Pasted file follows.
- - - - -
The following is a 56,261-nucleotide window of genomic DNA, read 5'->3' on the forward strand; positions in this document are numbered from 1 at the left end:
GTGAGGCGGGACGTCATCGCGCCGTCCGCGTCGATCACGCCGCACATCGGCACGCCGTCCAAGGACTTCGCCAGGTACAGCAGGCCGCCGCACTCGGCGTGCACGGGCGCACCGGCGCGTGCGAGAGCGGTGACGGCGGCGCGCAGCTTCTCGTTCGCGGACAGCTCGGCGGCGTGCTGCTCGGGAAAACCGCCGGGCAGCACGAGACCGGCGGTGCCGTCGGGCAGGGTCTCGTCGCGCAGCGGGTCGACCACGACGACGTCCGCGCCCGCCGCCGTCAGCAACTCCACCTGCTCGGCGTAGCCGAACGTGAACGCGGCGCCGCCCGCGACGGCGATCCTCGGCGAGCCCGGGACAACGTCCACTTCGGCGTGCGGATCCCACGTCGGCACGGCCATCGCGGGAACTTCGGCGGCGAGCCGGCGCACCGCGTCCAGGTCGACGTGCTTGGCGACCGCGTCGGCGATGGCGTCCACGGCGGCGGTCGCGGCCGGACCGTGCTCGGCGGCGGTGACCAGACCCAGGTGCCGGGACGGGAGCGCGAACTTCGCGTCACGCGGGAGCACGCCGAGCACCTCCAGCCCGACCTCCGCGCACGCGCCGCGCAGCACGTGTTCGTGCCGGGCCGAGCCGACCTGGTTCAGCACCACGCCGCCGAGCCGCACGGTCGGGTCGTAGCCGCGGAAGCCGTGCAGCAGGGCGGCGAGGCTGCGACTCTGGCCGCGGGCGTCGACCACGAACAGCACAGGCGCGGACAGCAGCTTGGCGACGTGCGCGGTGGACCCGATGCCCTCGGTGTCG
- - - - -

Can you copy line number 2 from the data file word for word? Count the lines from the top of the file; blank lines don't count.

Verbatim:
GTGAGGCGGGACGTCATCGCGCCGTCCGCGTCGATCACGCCGCACATCGGCACGCCGTCCAAGGACTTCGCCAGGTACAGCAGGCCGCCGCACTCGGCGTGCACGGGCGCACCGGCGCGTGCGAGAGCGGTGACGGCGGCGCGCAGCTTCTCGTTCGCGGACAGCTCGGCGGCGTGCTGCTCGGGAAAACCGCCGGGCAGCACGAGACCGGCGGTGCCGTCGGGCAGGGTCTCGTCGCGCAGCGGGTCGACCACGACGACGTCCGCGCCCGCCGCCGTCAGCAACTCCACCTGCTCGGCGTAGCCGAACGTGAACGCGGCGCCGCCCGCGACGGCGATCCTCGGCGAGCCCGGGACAACGTCCACTTCGGCGTGCGGATCCCACGTCGGCACGGCCATCGCGGGAACTTCGGCGGCGAGCCGGCGCACCGCGTCCAGGTCGACGTGCTTGGCGACCGCGTCGGCGATGGCGTCCACGGCGGCGGTCGCGGCCGGACCGTGCTCGGCGGCGGTGACCAGACCCAGGTGCCGGGACGGGAGCGCGAACTTCGCGTCACGCGGGAGCACGCCGAGCACCTCCAGCCCGACCTCCGCGCACGCGCCGCGCAGCACGTGTTCGTGCCGGGCCGAGCCGACCTGGTTCAGCACCACGCCGCCGAGCCGCACGGTCGGGTCGTAGCCGCGGAAGCCGTGCAGCAGGGCGGCGAGGCTGCGACTCTGGCCGCGGGCGTCGACCACGAACAGCACAGGCGCGGACAGCAGCTTGGCGACGTGCGCGGTGGACCCGATGCCCTCGGTGTCG